James Baker asked me what we would do about the Oder-Neisse line in the event of reunification. I told him that we could only comment on borders if and when reunification actually happened.

But I added that there was absolutely no doubt that we would issue a clear guarantee regarding the existing border.

James Baker even asked me about Article 23 of the Basic Law, the German constitution. That´s how well informed he was. I answered by saying that the article would be repealed. I gave him the following explanation: If we kept open the option for additional areas to join the territory covered by Germany´s Basic Law, that would contradict the desire to use German reunification to create the conditions for lasting peace in Europe.

That satisfied James Baker, as he told me at the time.

My colleagues in Bonn, however, were instead quite alarmed with the comments I had made – comments that were made in the context of my discussion with James Baker and which were actually totally sensible and realistic.

In any case, I was probably the first member of the German government to announce that the border would be guaranteed in the constitution. A few months later, we did exactly that, with the Unification Treaty.

It is also a historical fact that, at the time, the Americans were the only ones, apart from Felipe González, who supported the move towards reunification without reservation: George H. W. Bush, James Baker – and particularly Condoleezza Rice in the Two Plus Four Talks.

Unlike our European partners, the U.S. – as a superpower – was not afraid of a reunited Germany. Rather, it had the greatness to support us and to trust in us. For this, Germany cannot thank you enough – and I would like to take this opportunity to do it again: Thank you!

The Henry A. Kissinger Prize, which James Baker is receiving today, is awarded for contributions to transatlantic relations. For my generation, the strong relationship between Germany and the U.S. is deeply rooted.

I have always trusted the U.S. How could it be otherwise, after all the positive experiences we had with our American partners and friends when Germany was divided? After the Berlin airlift, the Berlin crises, and the fall of the Berlin wall? That is stronger than certain more recent sources of friction.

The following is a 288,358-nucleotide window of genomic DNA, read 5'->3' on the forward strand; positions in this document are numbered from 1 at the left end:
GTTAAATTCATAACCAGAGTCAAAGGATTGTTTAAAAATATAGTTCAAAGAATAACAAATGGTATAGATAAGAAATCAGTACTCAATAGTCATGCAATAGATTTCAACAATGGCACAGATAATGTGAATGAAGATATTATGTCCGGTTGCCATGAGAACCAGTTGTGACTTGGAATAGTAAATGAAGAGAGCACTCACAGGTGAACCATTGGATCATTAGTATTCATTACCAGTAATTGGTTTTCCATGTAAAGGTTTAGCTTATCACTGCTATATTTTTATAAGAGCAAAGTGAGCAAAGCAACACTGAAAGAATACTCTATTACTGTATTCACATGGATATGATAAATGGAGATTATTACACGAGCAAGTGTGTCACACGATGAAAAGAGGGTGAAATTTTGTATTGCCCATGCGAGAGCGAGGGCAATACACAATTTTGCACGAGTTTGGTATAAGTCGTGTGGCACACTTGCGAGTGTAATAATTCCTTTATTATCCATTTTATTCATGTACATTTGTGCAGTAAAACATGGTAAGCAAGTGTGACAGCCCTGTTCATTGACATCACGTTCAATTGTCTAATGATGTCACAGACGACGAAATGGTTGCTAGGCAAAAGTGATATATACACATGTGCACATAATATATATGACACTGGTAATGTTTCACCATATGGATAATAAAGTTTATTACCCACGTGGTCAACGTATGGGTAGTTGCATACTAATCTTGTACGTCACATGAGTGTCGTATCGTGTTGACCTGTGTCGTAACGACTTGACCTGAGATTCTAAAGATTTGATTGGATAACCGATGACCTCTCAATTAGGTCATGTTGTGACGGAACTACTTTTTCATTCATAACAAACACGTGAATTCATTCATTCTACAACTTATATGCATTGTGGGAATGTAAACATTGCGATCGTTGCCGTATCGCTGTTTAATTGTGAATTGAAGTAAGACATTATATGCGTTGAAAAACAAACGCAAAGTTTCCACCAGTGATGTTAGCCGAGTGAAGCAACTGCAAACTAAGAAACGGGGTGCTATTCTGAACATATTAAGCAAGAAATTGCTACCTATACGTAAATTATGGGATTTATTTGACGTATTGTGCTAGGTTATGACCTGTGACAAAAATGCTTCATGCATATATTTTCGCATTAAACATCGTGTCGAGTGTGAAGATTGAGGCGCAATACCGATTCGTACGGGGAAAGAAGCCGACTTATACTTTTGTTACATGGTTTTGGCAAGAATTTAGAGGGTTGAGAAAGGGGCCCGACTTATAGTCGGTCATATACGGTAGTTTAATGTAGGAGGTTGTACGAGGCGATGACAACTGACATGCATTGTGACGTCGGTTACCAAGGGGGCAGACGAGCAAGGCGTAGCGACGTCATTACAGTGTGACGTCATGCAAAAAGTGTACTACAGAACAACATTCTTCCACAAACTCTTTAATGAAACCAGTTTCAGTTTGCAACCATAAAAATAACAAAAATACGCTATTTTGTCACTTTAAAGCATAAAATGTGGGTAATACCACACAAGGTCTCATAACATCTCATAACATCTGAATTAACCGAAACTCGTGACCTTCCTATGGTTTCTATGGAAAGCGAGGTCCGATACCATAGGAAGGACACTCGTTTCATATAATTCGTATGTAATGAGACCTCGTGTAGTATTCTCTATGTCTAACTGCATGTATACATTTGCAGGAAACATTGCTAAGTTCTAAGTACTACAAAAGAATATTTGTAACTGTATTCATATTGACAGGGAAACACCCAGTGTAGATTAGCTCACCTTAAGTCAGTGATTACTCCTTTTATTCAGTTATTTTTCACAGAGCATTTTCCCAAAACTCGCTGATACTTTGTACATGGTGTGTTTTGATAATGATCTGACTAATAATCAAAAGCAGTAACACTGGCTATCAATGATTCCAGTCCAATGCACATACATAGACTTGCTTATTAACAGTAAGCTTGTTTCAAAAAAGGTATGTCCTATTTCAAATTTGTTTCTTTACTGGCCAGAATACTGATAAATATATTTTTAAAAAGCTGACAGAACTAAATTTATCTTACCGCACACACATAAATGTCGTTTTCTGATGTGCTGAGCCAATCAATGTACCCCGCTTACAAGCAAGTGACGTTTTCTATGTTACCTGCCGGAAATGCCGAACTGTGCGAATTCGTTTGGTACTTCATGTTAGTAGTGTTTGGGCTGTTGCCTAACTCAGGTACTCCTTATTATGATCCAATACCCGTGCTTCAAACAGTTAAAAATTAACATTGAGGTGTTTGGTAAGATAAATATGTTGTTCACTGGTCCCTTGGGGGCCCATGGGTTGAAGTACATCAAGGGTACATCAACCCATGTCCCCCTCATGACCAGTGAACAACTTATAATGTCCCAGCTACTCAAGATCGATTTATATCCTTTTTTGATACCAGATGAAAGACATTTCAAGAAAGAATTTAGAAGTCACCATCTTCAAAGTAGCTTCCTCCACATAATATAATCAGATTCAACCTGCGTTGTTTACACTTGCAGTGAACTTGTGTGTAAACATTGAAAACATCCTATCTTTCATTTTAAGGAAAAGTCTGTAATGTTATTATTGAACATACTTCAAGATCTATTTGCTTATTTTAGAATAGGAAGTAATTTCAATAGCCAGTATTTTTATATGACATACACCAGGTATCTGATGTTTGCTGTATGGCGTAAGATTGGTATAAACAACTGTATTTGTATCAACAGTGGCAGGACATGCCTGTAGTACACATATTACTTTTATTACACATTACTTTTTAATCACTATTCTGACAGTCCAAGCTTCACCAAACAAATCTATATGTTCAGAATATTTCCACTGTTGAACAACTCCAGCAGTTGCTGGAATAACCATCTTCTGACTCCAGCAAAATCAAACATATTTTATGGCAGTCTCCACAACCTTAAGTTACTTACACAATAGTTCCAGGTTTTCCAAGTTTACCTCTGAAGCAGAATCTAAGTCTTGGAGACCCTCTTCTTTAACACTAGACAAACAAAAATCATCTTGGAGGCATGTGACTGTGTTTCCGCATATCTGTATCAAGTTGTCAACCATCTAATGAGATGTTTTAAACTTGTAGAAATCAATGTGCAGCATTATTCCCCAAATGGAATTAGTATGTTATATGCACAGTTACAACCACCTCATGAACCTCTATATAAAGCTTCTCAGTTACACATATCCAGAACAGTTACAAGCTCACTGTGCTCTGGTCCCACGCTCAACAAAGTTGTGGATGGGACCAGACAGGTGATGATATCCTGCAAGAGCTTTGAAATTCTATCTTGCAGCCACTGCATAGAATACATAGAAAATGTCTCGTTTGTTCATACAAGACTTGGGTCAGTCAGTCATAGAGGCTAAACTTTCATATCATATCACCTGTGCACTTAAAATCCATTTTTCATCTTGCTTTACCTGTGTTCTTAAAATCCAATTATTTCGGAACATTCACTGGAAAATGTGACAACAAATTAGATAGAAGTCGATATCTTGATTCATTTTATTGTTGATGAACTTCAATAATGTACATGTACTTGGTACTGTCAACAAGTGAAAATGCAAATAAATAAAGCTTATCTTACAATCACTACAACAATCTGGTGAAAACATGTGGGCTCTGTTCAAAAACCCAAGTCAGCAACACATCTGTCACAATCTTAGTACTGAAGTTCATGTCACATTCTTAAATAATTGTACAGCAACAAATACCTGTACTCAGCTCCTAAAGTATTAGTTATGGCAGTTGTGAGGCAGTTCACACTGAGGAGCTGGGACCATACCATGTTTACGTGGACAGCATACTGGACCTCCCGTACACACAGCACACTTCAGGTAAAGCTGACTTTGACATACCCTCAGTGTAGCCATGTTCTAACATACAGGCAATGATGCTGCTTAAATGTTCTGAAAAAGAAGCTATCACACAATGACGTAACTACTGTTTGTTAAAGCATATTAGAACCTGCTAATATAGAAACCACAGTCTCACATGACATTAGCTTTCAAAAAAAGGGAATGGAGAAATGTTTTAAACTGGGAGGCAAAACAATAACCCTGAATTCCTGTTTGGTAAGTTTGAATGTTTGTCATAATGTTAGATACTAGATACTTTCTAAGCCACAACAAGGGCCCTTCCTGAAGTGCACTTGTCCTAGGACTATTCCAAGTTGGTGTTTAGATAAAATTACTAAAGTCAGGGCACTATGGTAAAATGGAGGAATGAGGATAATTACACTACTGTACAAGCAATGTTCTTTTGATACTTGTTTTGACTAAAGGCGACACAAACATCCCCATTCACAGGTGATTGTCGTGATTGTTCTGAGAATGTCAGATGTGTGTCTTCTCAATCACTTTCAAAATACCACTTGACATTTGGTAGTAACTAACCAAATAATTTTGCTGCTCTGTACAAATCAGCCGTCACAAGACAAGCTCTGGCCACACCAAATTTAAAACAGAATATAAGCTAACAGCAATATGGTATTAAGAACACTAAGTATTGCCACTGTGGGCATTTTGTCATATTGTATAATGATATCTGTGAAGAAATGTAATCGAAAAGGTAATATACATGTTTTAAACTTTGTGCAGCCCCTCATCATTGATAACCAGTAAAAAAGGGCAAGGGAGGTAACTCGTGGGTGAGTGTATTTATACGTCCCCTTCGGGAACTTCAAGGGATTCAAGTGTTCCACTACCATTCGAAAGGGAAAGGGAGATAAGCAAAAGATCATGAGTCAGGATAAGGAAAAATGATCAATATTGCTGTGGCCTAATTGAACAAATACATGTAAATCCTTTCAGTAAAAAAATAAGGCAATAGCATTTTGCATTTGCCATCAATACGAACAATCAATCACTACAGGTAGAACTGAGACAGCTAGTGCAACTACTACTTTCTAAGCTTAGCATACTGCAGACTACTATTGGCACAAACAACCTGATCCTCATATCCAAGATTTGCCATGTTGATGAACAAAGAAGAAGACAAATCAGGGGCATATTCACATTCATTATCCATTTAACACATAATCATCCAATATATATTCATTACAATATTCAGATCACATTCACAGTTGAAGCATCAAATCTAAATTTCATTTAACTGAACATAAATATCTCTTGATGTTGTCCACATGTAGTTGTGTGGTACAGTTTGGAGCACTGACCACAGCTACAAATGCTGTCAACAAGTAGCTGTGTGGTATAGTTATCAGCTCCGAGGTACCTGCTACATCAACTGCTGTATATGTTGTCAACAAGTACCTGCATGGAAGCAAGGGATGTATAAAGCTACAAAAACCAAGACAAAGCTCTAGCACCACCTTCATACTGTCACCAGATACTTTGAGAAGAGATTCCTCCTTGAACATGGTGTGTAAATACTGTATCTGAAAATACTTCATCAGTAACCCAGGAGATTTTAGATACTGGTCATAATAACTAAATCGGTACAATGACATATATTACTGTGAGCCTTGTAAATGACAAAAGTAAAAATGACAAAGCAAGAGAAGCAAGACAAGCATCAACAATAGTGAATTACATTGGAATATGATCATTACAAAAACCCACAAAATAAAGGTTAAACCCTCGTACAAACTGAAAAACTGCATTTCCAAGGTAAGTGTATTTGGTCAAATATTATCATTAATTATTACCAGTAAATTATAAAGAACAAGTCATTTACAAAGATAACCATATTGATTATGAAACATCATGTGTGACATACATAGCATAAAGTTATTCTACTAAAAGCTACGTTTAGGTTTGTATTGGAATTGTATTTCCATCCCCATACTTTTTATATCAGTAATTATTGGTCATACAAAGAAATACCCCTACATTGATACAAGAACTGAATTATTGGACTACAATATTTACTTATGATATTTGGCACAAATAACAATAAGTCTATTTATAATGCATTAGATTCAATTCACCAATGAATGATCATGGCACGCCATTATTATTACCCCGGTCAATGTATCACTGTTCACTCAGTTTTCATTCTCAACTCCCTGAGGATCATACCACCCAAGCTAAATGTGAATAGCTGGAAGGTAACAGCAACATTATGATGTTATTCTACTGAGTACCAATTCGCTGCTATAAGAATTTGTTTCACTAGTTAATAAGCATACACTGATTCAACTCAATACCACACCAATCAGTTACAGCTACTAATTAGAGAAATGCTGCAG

And today, in the face of new, common threats, Europe and the U.S. stand united. The Western world’s response to the challenges presented by the current Russian government and by Islamic State is more concerted and more decisive than we have seen for a long time.

James Baker has a gift for forging alliances. His virtuoso performance in 1990 and 1991, when he managed to unite the West and most of the Middle East in a coalition against Saddam Hussein’s illegal annexation of Kuwait, can be seen as a practical and diplomatic refutation of the so-called “Clash of Civilizations“ – before Samuel Huntington even proposed the theory in 1996.

This achievement remains an example to this day. The current American government achieved something similar in the fight against Islamic State.

The decades of James Baker´s political career are testament to his tireless efforts to counter the world’s crises and conflicts: from the Baker Plan to relieve Third World debt to his Middle East peace mission in 1991 and his efforts as special United Nations envoy for Western Sahara around the turn of the millennium to his work as the Republican co-chair of the Iraq Study Group in the year 2006, tasked with assessing America’s policy toward Iraq.

Years ago, a German newspaper referred to him as a one-man rapid response team against political crises. And in the current debate about the U.S.A.´s strategy against Islamic State, James Baker is as much of a presence as ever before.

James Baker once said something about fiscal policy that I believe to be true of policy-making in general. He said: “Almost every achievement contains within its success the seeds of a future problem.” It’s a true – if worrying – insight.

On the other hand, it is just a variation on the Christian realisation that humans cannot achieve ultimate justice in this world. And Albert Camus showed us that we should think of Sisyphus as a happy man: Although his task is never-ending, at least he has a task and it is his own.

James Baker never gives up looking for achievements that contain as few seeds of future problems as possible.

A shining, inspiring example indeed!“